De Blasio is continuing key policies of  billionaire former Mayor Michael Bloomberg. Of the 45 school co-locations (public school buildings forced to “share” space with charter schools) initiated by Bloomberg at the end of his term, de Blasio approved 35. These included 14 privately run charter schools. At the same time, de Blasio has done nothing to reverse the layoffs and wage cuts suffered by school bus drivers, whose longstanding job protections were eliminated by Bloomberg in 2013. Their strike was shut down by the Amalgamated Transit Union after de Blasio and other Democratic mayoral candidates promised to “revisit” the issue once elected.

The main difference between the new mayor and his predecessor is de Blasio is eager to use the services of the unions to impose pro-corporate “reforms” that make teachers and students pay for the capitalist crisis. At the press conference after the contract’s announcement, de Blasio praised the collaboration of Mulgrew and the UFT, declaring, “These are all fundamental reforms, so Mr. Mulgrew was front and center in making those reforms happen.”

For his part, the UFT president presented the contract as a victory saying, the “bad ideas” of anti-teacher “education reformers” have now become “teacher-led innovations in our schools.”

Mulgrew now holds a gun to teachers’ heads, warning that a contract must be in place by a June budget deadline or money for retroactive pay would disappear. The UFT sent the Memorandum of Agreement—not the full contract—to school delegates only 24 hours before they voted on sending the contract out to the membership.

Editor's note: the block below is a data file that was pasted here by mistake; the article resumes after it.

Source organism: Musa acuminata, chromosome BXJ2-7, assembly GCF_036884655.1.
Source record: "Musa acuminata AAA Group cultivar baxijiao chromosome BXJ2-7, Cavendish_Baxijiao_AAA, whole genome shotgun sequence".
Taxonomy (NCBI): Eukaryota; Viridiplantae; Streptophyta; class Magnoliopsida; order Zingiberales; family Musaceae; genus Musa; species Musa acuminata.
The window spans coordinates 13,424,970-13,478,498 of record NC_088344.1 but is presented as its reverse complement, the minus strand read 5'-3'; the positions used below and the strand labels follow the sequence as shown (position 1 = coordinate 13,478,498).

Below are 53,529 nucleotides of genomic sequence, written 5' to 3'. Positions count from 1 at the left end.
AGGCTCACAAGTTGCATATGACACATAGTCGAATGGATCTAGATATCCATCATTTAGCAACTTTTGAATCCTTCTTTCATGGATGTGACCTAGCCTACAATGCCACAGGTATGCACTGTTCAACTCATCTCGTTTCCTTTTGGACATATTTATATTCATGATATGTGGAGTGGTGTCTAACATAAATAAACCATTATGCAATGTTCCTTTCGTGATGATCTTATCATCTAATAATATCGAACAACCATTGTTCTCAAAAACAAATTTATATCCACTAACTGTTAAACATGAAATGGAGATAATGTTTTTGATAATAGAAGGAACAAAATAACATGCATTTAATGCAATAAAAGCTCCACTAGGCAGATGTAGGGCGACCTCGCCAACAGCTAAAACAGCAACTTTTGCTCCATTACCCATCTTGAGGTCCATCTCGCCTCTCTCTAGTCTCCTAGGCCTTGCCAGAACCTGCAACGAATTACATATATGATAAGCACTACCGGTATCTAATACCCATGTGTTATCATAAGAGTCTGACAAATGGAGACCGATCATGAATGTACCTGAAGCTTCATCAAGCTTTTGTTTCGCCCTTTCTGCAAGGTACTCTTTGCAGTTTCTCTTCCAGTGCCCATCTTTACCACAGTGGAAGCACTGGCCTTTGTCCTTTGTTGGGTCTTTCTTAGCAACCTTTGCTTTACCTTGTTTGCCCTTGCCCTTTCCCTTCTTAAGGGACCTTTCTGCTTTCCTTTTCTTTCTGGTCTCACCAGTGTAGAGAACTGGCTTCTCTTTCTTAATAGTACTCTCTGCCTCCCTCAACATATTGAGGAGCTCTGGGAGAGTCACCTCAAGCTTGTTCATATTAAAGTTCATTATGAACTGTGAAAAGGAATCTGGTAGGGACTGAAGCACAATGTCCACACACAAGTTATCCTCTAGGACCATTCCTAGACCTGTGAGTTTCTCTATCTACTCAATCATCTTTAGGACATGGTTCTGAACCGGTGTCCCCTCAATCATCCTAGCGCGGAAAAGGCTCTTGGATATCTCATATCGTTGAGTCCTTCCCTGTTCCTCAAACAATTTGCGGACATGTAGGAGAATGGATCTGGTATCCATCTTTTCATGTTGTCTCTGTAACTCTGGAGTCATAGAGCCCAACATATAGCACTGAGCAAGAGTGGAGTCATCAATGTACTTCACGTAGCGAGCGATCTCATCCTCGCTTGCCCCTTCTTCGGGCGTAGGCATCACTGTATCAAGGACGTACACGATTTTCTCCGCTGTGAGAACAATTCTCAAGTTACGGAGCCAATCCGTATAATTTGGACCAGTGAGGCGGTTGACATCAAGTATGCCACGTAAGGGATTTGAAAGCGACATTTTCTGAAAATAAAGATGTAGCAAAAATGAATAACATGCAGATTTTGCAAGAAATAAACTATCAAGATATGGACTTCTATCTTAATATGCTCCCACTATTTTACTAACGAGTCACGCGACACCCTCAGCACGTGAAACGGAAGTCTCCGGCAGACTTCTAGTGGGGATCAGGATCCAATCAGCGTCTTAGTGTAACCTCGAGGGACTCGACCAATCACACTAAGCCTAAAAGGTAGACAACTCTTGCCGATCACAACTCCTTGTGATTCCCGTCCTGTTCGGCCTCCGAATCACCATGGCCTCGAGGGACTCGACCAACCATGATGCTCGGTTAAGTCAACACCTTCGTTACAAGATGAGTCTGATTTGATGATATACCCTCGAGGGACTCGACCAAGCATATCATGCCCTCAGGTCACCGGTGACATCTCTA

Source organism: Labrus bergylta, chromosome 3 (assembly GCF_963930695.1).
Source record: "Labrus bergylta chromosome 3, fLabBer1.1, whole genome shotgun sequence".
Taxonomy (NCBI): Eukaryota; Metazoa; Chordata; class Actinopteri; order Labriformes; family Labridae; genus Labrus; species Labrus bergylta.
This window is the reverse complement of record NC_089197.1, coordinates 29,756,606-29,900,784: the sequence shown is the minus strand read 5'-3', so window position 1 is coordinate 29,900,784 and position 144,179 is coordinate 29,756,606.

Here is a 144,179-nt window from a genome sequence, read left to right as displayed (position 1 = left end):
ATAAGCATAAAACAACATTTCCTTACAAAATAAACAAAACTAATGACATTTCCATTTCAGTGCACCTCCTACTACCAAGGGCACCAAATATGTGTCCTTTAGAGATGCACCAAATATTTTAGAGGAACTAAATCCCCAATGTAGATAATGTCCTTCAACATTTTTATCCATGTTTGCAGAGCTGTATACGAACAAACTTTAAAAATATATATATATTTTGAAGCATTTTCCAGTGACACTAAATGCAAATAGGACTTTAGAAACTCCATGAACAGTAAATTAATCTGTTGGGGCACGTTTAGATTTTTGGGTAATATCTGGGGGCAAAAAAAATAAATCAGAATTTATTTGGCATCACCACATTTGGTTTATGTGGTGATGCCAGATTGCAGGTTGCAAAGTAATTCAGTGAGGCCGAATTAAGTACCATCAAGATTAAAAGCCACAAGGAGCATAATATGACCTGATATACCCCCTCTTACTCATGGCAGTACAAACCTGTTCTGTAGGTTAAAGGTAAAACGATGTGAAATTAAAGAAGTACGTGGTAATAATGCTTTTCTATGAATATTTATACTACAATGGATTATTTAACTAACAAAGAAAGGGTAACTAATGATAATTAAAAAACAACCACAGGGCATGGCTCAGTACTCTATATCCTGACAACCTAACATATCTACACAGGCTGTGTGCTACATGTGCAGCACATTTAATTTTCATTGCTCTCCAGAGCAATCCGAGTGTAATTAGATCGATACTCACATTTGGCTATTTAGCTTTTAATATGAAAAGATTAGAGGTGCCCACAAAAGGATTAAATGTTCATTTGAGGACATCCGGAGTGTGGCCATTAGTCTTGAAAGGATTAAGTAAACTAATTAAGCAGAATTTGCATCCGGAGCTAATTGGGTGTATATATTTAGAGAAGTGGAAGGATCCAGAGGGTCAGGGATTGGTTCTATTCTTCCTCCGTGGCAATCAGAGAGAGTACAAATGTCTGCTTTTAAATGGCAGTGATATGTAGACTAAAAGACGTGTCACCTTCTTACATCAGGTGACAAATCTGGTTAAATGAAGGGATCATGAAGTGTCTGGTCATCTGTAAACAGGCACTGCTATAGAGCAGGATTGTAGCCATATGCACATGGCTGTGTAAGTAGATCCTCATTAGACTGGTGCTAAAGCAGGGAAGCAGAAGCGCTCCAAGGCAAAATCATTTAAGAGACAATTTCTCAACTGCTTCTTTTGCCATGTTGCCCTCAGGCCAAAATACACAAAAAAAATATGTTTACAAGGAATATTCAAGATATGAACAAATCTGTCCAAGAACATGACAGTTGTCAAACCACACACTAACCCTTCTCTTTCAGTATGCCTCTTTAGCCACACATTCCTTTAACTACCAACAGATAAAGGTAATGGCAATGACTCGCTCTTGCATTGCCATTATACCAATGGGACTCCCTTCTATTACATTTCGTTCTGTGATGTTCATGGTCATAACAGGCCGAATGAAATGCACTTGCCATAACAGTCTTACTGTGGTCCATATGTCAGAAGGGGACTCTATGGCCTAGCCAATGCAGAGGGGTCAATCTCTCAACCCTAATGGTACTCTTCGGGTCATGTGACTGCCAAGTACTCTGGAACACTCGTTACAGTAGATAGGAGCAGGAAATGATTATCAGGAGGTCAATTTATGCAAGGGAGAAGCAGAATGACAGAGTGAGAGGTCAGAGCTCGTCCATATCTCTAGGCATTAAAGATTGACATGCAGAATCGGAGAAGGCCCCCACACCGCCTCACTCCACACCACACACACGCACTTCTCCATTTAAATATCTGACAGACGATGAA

Teachers and other city workers do not even get to vote on the huge issue of health care cutbacks, which was approved separately by the Municipal Labor Committee that includes the UFT. In line with Obama’s push to cut “Cadillac” health care coverage for unionized workers, the agreement promised to find the city $1.3 billion in savings, with an arbitrator otherwise being granted the right to impose out-of-pocket costs on the workforce.

In its betrayal, the union bureaucracy depends on the pseudo-left loyal “opposition” inside the UFT, particularly MORE (Movement of Rank and File Educators), which is affiliated with the International Socialist Organization and other pseudo-left organizations. After the deal, MORE said, “the city and UFT must go back to the drawing board” and that “whether or not this contract is ratified by the rank and file, remember this moment when UFT Elections come around again in 2016.”

The MORE faction has no fundamental political differences with Mulgrew. Instead, it hopes to exploit anger over this latest betrayal to gain positions in the UFT bureaucracy. There it would function just as its supporters in the Chicago Teachers Union have, to block political opposition among teachers to the union, the Democratic Party and the capitalist system they defend.

The WSWS found no shortage of anger among teachers over the UFT-backed proposal. At Murray Bergtraum High School in Lower Manhattan, nearly every teacher who spoke with our reporters expressed their opposition to the tentative agreement.

John Elfrank

John Elfrank, the chapter leader at Bergtraum, said, “Overall it is a step backwards for public education. The career ladder is merit pay and there is a nexus with the testing mania because people will have to justify their ‘master teacher’ gig with data. It is consistent with the overall corporate reform agenda. It is creating a new de facto charter school system.

“Randi Weingarten [president of the American Federation of Teachers] wants to take us out of collective bargaining, to be like the AMA, the American Medical Association, just providing benefits, management, and a lobby organization.”